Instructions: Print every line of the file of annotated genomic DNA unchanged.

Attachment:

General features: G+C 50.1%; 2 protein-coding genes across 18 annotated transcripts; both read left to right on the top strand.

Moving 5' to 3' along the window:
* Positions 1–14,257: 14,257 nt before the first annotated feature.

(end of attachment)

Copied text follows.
General features: G+C 50.1%; 2 protein-coding genes across 18 annotated transcripts; both read left to right on the top strand.

Moving 5' to 3' along the window:
* Positions 1–14,257: 14,257 nt before the first annotated feature.